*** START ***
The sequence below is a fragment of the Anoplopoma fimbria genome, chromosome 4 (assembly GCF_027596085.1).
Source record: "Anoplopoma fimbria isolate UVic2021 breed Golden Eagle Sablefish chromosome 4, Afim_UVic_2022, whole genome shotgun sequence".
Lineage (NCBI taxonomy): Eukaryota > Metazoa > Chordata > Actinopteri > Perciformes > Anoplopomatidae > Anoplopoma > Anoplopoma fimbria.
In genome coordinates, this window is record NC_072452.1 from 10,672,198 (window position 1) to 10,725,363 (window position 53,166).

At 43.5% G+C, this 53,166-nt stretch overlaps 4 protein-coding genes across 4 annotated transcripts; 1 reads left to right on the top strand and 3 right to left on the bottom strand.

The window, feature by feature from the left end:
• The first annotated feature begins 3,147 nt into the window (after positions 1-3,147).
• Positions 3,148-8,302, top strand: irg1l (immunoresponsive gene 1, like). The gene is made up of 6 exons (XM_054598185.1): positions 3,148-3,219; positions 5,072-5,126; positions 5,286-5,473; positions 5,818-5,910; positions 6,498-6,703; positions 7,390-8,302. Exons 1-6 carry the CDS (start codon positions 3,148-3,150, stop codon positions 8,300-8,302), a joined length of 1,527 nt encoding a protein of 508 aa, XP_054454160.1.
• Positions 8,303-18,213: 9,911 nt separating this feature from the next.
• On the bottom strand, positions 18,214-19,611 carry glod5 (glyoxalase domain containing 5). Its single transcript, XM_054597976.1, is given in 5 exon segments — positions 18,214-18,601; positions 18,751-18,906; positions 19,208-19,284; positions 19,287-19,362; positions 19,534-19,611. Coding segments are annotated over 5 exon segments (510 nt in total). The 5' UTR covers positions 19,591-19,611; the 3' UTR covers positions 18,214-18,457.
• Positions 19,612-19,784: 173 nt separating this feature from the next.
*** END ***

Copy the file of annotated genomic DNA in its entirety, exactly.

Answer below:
The sequence below is a fragment of the Anoplopoma fimbria genome, chromosome 4 (assembly GCF_027596085.1).
Source record: "Anoplopoma fimbria isolate UVic2021 breed Golden Eagle Sablefish chromosome 4, Afim_UVic_2022, whole genome shotgun sequence".
Lineage (NCBI taxonomy): Eukaryota > Metazoa > Chordata > Actinopteri > Perciformes > Anoplopomatidae > Anoplopoma > Anoplopoma fimbria.
In genome coordinates, this window is record NC_072452.1 from 10,672,198 (window position 1) to 10,725,363 (window position 53,166).

At 43.5% G+C, this 53,166-nt stretch overlaps 4 protein-coding genes across 4 annotated transcripts; 1 reads left to right on the top strand and 3 right to left on the bottom strand.

The window, feature by feature from the left end:
• The first annotated feature begins 3,147 nt into the window (after positions 1-3,147).
• Positions 3,148-8,302, top strand: irg1l (immunoresponsive gene 1, like). The gene is made up of 6 exons (XM_054598185.1): positions 3,148-3,219; positions 5,072-5,126; positions 5,286-5,473; positions 5,818-5,910; positions 6,498-6,703; positions 7,390-8,302. Exons 1-6 carry the CDS (start codon positions 3,148-3,150, stop codon positions 8,300-8,302), a joined length of 1,527 nt encoding a protein of 508 aa, XP_054454160.1.
• Positions 8,303-18,213: 9,911 nt separating this feature from the next.
• On the bottom strand, positions 18,214-19,611 carry glod5 (glyoxalase domain containing 5). Its single transcript, XM_054597976.1, is given in 5 exon segments — positions 18,214-18,601; positions 18,751-18,906; positions 19,208-19,284; positions 19,287-19,362; positions 19,534-19,611. Coding segments are annotated over 5 exon segments (510 nt in total). The 5' UTR covers positions 19,591-19,611; the 3' UTR covers positions 18,214-18,457.
• Positions 19,612-19,784: 173 nt separating this feature from the next.